A tire tread, located on the radially outer surface of a tire, is characteristically defined by a plurality of extending tread elements in the form of blocks and/or ribs. Such tread elements are formed by circumferentially extending and/or laterally extending grooves. In the exemplary tread of
Axially outward of the outer circumferential rows 22, 24 are the axially outermost tread element rows 28, 30. These rows 28, 30 have a plurality of quasi blocks 32. The blocks 32 are formed by the circumferential grooves 22, 24 and inclined lateral grooves 34; however, the blocks 32 are connected at the axially inner edges by a connecting element 36. The blocks 20, 32 and the connecting element 36 are also provided with sipes 38 to increase the number of biting edges in the tread.
The tread of
The groove 40 is present in the tread when the tire is cured.
Tread portion 46 may be a separable tread filler made of a rubber tread compound, for example as disclosed in U.S. application Ser. No. 10/889,492, fully incorporated herein by reference. In another embodiment, tread portion 46 may be made of a rubber tread compound integral with the tread and coextruded therewith.
The degradable tread filler is fabricated from a degradable solid. In one embodiment, the degradable tread filler comprises a hydrolyzable thermoplastic material that is removed from the tire tread by chemical reaction with water or a water-soluble thermoplastic material that is removed from the tire tread by dissolution with water. Examples of hydrolyzable or water-soluble thermoplastics include polyacrylic acids, polyacryl amides, polyvinyl alcohols, polyoxyethylenes, polyesters, or polyamides, or copolymers thereof, or combinations thereof. In one embodiment, the thermoplastic material is a vinyl polymer, such as polyvinyl acetate or polyvinyl alcohol. In another embodiment, the material is a hydrolyzable polyester, such as polyglycolic acid, polylactic acid, polycaprolactone, polyhydroxybutyrate, or polyhydroxyvalerate, or copolymers thereof, or combinations thereof.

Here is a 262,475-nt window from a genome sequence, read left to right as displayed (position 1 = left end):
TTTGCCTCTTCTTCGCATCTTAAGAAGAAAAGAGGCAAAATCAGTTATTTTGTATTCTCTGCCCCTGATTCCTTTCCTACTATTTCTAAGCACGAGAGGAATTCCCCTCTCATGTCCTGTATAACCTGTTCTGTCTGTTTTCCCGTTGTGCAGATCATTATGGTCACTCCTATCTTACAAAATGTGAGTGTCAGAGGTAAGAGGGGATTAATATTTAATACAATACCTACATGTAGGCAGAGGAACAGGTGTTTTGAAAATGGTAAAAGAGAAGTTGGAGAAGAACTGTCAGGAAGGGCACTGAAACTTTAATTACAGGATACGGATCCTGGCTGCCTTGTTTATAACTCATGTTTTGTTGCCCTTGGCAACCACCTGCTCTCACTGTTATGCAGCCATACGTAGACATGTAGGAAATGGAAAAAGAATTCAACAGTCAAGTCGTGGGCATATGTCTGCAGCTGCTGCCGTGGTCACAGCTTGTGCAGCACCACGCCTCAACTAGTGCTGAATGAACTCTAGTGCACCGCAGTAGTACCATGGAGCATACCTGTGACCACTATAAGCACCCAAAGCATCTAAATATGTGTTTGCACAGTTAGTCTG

In another embodiment, the degradable tread filler comprises a biodegradable material that can passively degrade gradually over time upon exposure to the environment, in particular a wet environment. The biodegradable materials may be hydrolyzable or water-soluble. For example, a biodegradable starch-based material or cellulose-based material could be used that wears away gradually as the tire life progresses. Starch derivatives include, for example, carboxymethyl starch, sulfoethyl starch or hydroxypropyl starch, or a combination thereof. Cellulose derivatives include, for example, carboxymethyl cellulose, hydroxyethyl cellulose, methyl cellulose, methyl hydroxyethyl cellulose, or ethyl hydroxyethyl cellulose, or a combination thereof.